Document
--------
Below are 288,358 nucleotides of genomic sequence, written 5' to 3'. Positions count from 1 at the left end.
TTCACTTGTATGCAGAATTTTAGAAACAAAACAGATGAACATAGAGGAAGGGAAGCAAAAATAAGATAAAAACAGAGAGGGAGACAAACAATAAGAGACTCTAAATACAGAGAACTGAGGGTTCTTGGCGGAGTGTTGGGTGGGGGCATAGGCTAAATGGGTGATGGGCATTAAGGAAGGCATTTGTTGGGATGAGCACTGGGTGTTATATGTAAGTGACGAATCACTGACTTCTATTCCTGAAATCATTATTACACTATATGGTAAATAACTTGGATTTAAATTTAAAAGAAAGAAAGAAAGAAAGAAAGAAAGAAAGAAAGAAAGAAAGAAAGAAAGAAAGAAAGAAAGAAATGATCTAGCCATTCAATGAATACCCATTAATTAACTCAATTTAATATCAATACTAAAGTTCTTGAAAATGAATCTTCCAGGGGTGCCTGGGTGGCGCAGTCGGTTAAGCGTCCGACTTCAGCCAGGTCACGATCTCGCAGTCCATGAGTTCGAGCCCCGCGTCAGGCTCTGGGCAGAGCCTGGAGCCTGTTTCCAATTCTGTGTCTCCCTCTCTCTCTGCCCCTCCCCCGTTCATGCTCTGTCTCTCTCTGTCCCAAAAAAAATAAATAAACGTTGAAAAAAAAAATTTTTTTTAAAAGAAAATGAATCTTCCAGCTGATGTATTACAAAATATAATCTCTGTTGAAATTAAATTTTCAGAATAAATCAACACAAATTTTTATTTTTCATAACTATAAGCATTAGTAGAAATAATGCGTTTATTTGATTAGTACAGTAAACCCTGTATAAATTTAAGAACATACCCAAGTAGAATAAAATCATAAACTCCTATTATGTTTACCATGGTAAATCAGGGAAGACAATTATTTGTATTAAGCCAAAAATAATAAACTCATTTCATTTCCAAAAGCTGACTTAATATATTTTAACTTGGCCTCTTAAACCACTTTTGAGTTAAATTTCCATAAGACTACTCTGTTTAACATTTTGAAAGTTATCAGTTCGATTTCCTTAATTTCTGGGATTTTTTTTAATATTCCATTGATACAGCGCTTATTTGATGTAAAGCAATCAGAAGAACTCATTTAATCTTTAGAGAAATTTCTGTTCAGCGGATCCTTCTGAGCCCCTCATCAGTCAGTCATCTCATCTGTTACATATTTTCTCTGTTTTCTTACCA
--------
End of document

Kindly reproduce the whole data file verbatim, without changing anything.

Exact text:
Below are 288,358 nucleotides of genomic sequence, written 5' to 3'. Positions count from 1 at the left end.
TTCACTTGTATGCAGAATTTTAGAAACAAAACAGATGAACATAGAGGAAGGGAAGCAAAAATAAGATAAAAACAGAGAGGGAGACAAACAATAAGAGACTCTAAATACAGAGAACTGAGGGTTCTTGGCGGAGTGTTGGGTGGGGGCATAGGCTAAATGGGTGATGGGCATTAAGGAAGGCATTTGTTGGGATGAGCACTGGGTGTTATATGTAAGTGACGAATCACTGACTTCTATTCCTGAAATCATTATTACACTATATGGTAAATAACTTGGATTTAAATTTAAAAGAAAGAAAGAAAGAAAGAAAGAAAGAAAGAAAGAAAGAAAGAAAGAAAGAAAGAAAGAAAGAAATGATCTAGCCATTCAATGAATACCCATTAATTAACTCAATTTAATATCAATACTAAAGTTCTTGAAAATGAATCTTCCAGGGGTGCCTGGGTGGCGCAGTCGGTTAAGCGTCCGACTTCAGCCAGGTCACGATCTCGCAGTCCATGAGTTCGAGCCCCGCGTCAGGCTCTGGGCAGAGCCTGGAGCCTGTTTCCAATTCTGTGTCTCCCTCTCTCTCTGCCCCTCCCCCGTTCATGCTCTGTCTCTCTCTGTCCCAAAAAAAATAAATAAACGTTGAAAAAAAAAATTTTTTTTAAAAGAAAATGAATCTTCCAGCTGATGTATTACAAAATATAATCTCTGTTGAAATTAAATTTTCAGAATAAATCAACACAAATTTTTATTTTTCATAACTATAAGCATTAGTAGAAATAATGCGTTTATTTGATTAGTACAGTAAACCCTGTATAAATTTAAGAACATACCCAAGTAGAATAAAATCATAAACTCCTATTATGTTTACCATGGTAAATCAGGGAAGACAATTATTTGTATTAAGCCAAAAATAATAAACTCATTTCATTTCCAAAAGCTGACTTAATATATTTTAACTTGGCCTCTTAAACCACTTTTGAGTTAAATTTCCATAAGACTACTCTGTTTAACATTTTGAAAGTTATCAGTTCGATTTCCTTAATTTCTGGGATTTTTTTTAATATTCCATTGATACAGCGCTTATTTGATGTAAAGCAATCAGAAGAACTCATTTAATCTTTAGAGAAATTTCTGTTCAGCGGATCCTTCTGAGCCCCTCATCAGTCAGTCATCTCATCTGTTACATATTTTCTCTGTTTTCTTACCA